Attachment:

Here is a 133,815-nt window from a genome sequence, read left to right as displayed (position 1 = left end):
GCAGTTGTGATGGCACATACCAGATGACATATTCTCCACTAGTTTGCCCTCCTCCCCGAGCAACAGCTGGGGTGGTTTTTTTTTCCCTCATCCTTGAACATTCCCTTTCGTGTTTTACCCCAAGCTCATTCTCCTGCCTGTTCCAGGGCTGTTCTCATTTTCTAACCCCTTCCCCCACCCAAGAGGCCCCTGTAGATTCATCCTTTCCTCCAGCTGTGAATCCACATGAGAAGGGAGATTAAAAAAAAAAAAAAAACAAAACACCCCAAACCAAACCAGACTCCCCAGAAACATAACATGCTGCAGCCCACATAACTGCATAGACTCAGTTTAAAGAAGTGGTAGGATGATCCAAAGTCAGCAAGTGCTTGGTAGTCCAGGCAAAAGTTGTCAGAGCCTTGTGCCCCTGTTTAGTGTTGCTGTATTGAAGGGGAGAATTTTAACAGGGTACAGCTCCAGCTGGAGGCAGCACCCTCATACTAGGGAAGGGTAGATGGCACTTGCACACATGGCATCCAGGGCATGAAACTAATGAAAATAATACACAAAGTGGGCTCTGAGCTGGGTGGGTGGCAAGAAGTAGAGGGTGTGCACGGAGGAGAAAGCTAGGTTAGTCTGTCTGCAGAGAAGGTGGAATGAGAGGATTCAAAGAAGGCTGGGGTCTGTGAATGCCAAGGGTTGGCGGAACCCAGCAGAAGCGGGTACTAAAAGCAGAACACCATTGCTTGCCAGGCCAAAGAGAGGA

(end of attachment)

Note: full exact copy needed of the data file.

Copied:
Here is a 133,815-nt window from a genome sequence, read left to right as displayed (position 1 = left end):
GCAGTTGTGATGGCACATACCAGATGACATATTCTCCACTAGTTTGCCCTCCTCCCCGAGCAACAGCTGGGGTGGTTTTTTTTTCCCTCATCCTTGAACATTCCCTTTCGTGTTTTACCCCAAGCTCATTCTCCTGCCTGTTCCAGGGCTGTTCTCATTTTCTAACCCCTTCCCCCACCCAAGAGGCCCCTGTAGATTCATCCTTTCCTCCAGCTGTGAATCCACATGAGAAGGGAGATTAAAAAAAAAAAAAAAACAAAACACCCCAAACCAAACCAGACTCCCCAGAAACATAACATGCTGCAGCCCACATAACTGCATAGACTCAGTTTAAAGAAGTGGTAGGATGATCCAAAGTCAGCAAGTGCTTGGTAGTCCAGGCAAAAGTTGTCAGAGCCTTGTGCCCCTGTTTAGTGTTGCTGTATTGAAGGGGAGAATTTTAACAGGGTACAGCTCCAGCTGGAGGCAGCACCCTCATACTAGGGAAGGGTAGATGGCACTTGCACACATGGCATCCAGGGCATGAAACTAATGAAAATAATACACAAAGTGGGCTCTGAGCTGGGTGGGTGGCAAGAAGTAGAGGGTGTGCACGGAGGAGAAAGCTAGGTTAGTCTGTCTGCAGAGAAGGTGGAATGAGAGGATTCAAAGAAGGCTGGGGTCTGTGAATGCCAAGGGTTGGCGGAACCCAGCAGAAGCGGGTACTAAAAGCAGAACACCATTGCTTGCCAGGCCAAAGAGAGGA